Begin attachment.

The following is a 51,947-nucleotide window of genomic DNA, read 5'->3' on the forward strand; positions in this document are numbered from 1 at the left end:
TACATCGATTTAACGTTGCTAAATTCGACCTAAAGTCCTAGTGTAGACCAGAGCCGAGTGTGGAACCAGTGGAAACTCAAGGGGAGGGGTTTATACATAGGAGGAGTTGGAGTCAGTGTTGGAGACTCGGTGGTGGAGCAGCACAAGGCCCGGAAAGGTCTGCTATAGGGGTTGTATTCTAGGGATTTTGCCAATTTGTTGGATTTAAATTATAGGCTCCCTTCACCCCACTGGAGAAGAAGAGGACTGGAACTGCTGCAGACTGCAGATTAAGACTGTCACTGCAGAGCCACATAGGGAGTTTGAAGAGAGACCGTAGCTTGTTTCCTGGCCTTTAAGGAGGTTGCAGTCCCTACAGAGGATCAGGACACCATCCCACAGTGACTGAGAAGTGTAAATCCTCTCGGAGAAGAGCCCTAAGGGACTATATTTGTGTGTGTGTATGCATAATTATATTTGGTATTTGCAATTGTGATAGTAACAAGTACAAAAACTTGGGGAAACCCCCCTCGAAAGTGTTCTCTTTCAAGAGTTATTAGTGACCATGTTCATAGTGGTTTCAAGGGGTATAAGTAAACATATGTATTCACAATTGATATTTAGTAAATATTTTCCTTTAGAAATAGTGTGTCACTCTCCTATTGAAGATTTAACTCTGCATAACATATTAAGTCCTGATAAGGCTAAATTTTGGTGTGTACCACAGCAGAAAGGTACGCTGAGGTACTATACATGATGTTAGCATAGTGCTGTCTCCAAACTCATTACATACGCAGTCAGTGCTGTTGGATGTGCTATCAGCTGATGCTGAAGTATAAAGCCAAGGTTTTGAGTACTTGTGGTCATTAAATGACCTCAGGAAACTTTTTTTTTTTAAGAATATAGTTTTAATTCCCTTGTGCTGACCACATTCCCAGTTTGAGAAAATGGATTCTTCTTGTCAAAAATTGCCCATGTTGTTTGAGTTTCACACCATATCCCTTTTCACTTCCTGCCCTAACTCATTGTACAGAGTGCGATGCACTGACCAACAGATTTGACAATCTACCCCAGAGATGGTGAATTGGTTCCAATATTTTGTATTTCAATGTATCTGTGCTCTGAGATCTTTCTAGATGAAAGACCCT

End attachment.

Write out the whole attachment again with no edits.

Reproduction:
The following is a 51,947-nucleotide window of genomic DNA, read 5'->3' on the forward strand; positions in this document are numbered from 1 at the left end:
TACATCGATTTAACGTTGCTAAATTCGACCTAAAGTCCTAGTGTAGACCAGAGCCGAGTGTGGAACCAGTGGAAACTCAAGGGGAGGGGTTTATACATAGGAGGAGTTGGAGTCAGTGTTGGAGACTCGGTGGTGGAGCAGCACAAGGCCCGGAAAGGTCTGCTATAGGGGTTGTATTCTAGGGATTTTGCCAATTTGTTGGATTTAAATTATAGGCTCCCTTCACCCCACTGGAGAAGAAGAGGACTGGAACTGCTGCAGACTGCAGATTAAGACTGTCACTGCAGAGCCACATAGGGAGTTTGAAGAGAGACCGTAGCTTGTTTCCTGGCCTTTAAGGAGGTTGCAGTCCCTACAGAGGATCAGGACACCATCCCACAGTGACTGAGAAGTGTAAATCCTCTCGGAGAAGAGCCCTAAGGGACTATATTTGTGTGTGTGTATGCATAATTATATTTGGTATTTGCAATTGTGATAGTAACAAGTACAAAAACTTGGGGAAACCCCCCTCGAAAGTGTTCTCTTTCAAGAGTTATTAGTGACCATGTTCATAGTGGTTTCAAGGGGTATAAGTAAACATATGTATTCACAATTGATATTTAGTAAATATTTTCCTTTAGAAATAGTGTGTCACTCTCCTATTGAAGATTTAACTCTGCATAACATATTAAGTCCTGATAAGGCTAAATTTTGGTGTGTACCACAGCAGAAAGGTACGCTGAGGTACTATACATGATGTTAGCATAGTGCTGTCTCCAAACTCATTACATACGCAGTCAGTGCTGTTGGATGTGCTATCAGCTGATGCTGAAGTATAAAGCCAAGGTTTTGAGTACTTGTGGTCATTAAATGACCTCAGGAAACTTTTTTTTTTTAAGAATATAGTTTTAATTCCCTTGTGCTGACCACATTCCCAGTTTGAGAAAATGGATTCTTCTTGTCAAAAATTGCCCATGTTGTTTGAGTTTCACACCATATCCCTTTTCACTTCCTGCCCTAACTCATTGTACAGAGTGCGATGCACTGACCAACAGATTTGACAATCTACCCCAGAGATGGTGAATTGGTTCCAATATTTTGTATTTCAATGTATCTGTGCTCTGAGATCTTTCTAGATGAAAGACCCT